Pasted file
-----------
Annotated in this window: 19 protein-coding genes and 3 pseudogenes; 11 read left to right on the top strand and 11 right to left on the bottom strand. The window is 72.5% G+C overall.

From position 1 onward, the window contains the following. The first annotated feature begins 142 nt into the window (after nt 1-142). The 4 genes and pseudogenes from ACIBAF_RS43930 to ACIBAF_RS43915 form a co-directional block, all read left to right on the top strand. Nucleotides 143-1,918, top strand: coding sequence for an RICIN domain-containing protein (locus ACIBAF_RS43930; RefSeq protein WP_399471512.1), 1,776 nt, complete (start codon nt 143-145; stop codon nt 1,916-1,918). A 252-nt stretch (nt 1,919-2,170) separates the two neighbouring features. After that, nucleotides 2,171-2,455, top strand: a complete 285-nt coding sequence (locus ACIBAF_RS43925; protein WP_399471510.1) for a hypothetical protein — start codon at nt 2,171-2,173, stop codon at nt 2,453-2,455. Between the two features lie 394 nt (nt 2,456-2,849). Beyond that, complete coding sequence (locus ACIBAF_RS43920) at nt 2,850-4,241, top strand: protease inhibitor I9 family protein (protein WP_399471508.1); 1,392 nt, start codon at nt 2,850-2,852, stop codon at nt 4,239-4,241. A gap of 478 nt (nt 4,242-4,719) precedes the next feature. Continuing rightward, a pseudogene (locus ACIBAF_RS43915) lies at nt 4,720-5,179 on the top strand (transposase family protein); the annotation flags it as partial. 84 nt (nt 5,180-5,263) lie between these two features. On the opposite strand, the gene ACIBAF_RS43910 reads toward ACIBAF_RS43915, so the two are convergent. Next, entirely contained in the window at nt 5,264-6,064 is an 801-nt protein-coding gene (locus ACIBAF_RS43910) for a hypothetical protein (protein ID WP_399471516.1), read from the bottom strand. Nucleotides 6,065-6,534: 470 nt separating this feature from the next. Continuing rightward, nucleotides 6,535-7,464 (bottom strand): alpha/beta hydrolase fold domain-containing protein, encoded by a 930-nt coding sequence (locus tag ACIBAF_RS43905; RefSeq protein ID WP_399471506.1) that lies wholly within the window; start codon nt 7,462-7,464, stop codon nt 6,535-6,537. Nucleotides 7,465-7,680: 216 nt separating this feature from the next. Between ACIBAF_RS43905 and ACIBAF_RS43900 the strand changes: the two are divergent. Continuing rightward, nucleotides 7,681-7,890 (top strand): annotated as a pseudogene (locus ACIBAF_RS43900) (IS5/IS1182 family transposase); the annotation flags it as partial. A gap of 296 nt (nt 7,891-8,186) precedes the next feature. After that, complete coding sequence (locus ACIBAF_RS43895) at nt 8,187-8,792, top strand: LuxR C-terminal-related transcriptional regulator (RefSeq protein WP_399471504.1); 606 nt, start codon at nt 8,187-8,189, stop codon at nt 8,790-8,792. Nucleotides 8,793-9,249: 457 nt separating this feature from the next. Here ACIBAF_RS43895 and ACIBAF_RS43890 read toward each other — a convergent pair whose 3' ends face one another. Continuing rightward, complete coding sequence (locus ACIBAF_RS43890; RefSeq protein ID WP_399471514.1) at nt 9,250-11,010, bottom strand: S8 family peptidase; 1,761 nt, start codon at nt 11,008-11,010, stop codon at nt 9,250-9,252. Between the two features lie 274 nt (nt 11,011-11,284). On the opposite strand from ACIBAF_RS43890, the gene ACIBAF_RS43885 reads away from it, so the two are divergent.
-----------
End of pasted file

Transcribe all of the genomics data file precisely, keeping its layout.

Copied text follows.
Annotated in this window: 19 protein-coding genes and 3 pseudogenes; 11 read left to right on the top strand and 11 right to left on the bottom strand. The window is 72.5% G+C overall.

From position 1 onward, the window contains the following. The first annotated feature begins 142 nt into the window (after nt 1-142). The 4 genes and pseudogenes from ACIBAF_RS43930 to ACIBAF_RS43915 form a co-directional block, all read left to right on the top strand. Nucleotides 143-1,918, top strand: coding sequence for an RICIN domain-containing protein (locus ACIBAF_RS43930; RefSeq protein WP_399471512.1), 1,776 nt, complete (start codon nt 143-145; stop codon nt 1,916-1,918). A 252-nt stretch (nt 1,919-2,170) separates the two neighbouring features. After that, nucleotides 2,171-2,455, top strand: a complete 285-nt coding sequence (locus ACIBAF_RS43925; protein WP_399471510.1) for a hypothetical protein — start codon at nt 2,171-2,173, stop codon at nt 2,453-2,455. Between the two features lie 394 nt (nt 2,456-2,849). Beyond that, complete coding sequence (locus ACIBAF_RS43920) at nt 2,850-4,241, top strand: protease inhibitor I9 family protein (protein WP_399471508.1); 1,392 nt, start codon at nt 2,850-2,852, stop codon at nt 4,239-4,241. A gap of 478 nt (nt 4,242-4,719) precedes the next feature. Continuing rightward, a pseudogene (locus ACIBAF_RS43915) lies at nt 4,720-5,179 on the top strand (transposase family protein); the annotation flags it as partial. 84 nt (nt 5,180-5,263) lie between these two features. On the opposite strand, the gene ACIBAF_RS43910 reads toward ACIBAF_RS43915, so the two are convergent. Next, entirely contained in the window at nt 5,264-6,064 is an 801-nt protein-coding gene (locus ACIBAF_RS43910) for a hypothetical protein (protein ID WP_399471516.1), read from the bottom strand. Nucleotides 6,065-6,534: 470 nt separating this feature from the next. Continuing rightward, nucleotides 6,535-7,464 (bottom strand): alpha/beta hydrolase fold domain-containing protein, encoded by a 930-nt coding sequence (locus tag ACIBAF_RS43905; RefSeq protein ID WP_399471506.1) that lies wholly within the window; start codon nt 7,462-7,464, stop codon nt 6,535-6,537. Nucleotides 7,465-7,680: 216 nt separating this feature from the next. Between ACIBAF_RS43905 and ACIBAF_RS43900 the strand changes: the two are divergent. Continuing rightward, nucleotides 7,681-7,890 (top strand): annotated as a pseudogene (locus ACIBAF_RS43900) (IS5/IS1182 family transposase); the annotation flags it as partial. A gap of 296 nt (nt 7,891-8,186) precedes the next feature. After that, complete coding sequence (locus ACIBAF_RS43895) at nt 8,187-8,792, top strand: LuxR C-terminal-related transcriptional regulator (RefSeq protein WP_399471504.1); 606 nt, start codon at nt 8,187-8,189, stop codon at nt 8,790-8,792. Nucleotides 8,793-9,249: 457 nt separating this feature from the next. Here ACIBAF_RS43895 and ACIBAF_RS43890 read toward each other — a convergent pair whose 3' ends face one another. Continuing rightward, complete coding sequence (locus ACIBAF_RS43890; RefSeq protein ID WP_399471514.1) at nt 9,250-11,010, bottom strand: S8 family peptidase; 1,761 nt, start codon at nt 11,008-11,010, stop codon at nt 9,250-9,252. Between the two features lie 274 nt (nt 11,011-11,284). On the opposite strand from ACIBAF_RS43890, the gene ACIBAF_RS43885 reads away from it, so the two are divergent.